Buried in the U.S. Labor Department's publication relating to "Establishing a Minimum Wage for Contractors" is a potential recordkeeping landmine.
A quick survey of recent court decisions suggests that the "de minimis" worktime concept is still alive and well.
One should not conclude from a recent, favorable court ruling that FLSA timekeeping obligations are a "set it and forget it" proposition.
A recent California case supports the view that there is nothing inherently unlawful about the proper rounding of employee worktime.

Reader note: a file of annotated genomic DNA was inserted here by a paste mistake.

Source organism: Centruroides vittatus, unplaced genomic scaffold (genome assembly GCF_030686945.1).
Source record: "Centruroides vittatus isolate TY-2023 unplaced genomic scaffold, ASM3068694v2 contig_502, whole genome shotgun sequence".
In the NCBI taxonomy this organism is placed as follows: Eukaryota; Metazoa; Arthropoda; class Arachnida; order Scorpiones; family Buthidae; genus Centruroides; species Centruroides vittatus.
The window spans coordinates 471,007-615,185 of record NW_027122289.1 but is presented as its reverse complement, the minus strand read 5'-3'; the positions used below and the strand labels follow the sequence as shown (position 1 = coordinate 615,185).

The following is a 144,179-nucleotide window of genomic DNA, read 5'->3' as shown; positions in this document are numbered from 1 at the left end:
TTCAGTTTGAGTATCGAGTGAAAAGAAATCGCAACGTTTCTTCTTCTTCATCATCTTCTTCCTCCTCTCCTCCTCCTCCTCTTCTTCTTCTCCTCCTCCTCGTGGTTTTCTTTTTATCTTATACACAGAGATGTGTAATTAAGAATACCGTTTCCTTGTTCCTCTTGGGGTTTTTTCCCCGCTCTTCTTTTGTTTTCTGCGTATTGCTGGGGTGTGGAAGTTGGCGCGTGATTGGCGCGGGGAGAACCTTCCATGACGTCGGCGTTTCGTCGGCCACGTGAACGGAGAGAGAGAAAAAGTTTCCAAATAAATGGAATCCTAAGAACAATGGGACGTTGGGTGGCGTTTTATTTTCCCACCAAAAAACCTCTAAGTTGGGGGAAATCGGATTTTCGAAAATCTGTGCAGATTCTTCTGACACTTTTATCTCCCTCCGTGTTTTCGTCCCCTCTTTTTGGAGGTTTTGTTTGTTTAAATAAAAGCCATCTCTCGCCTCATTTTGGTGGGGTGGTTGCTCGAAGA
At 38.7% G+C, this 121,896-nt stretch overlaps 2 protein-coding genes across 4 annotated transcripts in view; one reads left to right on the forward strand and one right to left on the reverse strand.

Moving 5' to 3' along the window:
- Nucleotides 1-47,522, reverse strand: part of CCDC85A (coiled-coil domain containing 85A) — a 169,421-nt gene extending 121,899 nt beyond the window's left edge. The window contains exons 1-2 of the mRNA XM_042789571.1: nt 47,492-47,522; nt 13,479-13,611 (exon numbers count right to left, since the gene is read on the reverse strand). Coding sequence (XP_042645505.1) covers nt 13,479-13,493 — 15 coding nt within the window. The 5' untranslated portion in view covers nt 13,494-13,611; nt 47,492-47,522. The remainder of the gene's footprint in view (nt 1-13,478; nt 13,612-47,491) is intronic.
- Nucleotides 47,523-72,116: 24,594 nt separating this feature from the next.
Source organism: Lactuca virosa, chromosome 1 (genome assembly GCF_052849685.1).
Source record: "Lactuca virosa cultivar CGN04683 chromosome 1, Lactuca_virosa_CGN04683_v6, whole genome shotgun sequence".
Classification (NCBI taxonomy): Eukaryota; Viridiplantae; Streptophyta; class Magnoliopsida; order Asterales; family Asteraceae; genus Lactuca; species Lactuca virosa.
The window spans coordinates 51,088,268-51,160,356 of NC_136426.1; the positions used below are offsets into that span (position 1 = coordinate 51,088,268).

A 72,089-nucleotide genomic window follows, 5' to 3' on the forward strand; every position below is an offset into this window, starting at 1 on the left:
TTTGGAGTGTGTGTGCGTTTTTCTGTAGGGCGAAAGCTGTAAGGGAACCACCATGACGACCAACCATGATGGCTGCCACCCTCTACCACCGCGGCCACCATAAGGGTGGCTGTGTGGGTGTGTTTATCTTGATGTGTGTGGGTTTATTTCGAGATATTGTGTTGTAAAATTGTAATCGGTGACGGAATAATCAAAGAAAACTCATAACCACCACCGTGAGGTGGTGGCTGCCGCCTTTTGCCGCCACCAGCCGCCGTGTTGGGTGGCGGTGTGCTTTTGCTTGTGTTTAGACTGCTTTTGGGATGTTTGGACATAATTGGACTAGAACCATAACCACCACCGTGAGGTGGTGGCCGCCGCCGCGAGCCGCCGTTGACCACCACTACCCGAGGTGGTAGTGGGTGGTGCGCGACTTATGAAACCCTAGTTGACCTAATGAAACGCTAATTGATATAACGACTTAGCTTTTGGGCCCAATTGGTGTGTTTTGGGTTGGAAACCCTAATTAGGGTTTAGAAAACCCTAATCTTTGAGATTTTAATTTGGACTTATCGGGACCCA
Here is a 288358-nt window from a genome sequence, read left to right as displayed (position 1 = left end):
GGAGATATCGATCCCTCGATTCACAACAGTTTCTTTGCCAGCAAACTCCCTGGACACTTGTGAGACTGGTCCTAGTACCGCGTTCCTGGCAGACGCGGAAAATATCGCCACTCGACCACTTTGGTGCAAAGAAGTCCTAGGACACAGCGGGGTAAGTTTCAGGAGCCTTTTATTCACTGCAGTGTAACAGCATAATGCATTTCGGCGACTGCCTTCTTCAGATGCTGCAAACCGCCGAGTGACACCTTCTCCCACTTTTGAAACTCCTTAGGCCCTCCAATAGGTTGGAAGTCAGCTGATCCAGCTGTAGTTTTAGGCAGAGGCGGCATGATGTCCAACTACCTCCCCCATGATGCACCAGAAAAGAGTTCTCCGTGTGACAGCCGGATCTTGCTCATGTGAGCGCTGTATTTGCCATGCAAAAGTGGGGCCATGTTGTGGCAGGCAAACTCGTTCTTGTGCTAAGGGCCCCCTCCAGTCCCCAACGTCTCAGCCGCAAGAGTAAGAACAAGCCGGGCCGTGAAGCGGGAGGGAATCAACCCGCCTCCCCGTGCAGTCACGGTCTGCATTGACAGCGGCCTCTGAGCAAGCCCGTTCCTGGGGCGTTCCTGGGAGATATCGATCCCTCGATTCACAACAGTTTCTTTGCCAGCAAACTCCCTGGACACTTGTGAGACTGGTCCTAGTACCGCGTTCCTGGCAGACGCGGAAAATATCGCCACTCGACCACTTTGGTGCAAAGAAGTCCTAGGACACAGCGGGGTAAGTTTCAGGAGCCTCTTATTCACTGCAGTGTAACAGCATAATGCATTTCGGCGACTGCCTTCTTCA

It is not likely that Alan's time between calls would be found to be worktime under the federal Fair Labor Standards Act.
Is an on-call employee's time between calls likely to be deemed to be "hours worked" under the federal Fair Labor Standards Act?
It is still necessary to take wage-hour compliance into account even when one embraces a "flexible workplace" philosophy.
A little-known FLSA overtime exception might allow you to increase employees' basic academic abilities without having to pay FLSA overtime premium for the time they spend learning.
The relevant question under the federal Fair Labor Standards Act gets down to whether Ellen was "engaged to wait" or was "waiting to be engaged".
How much of Ellen's "down time" counts as compensable work under the federal Fair Labor Standards Act?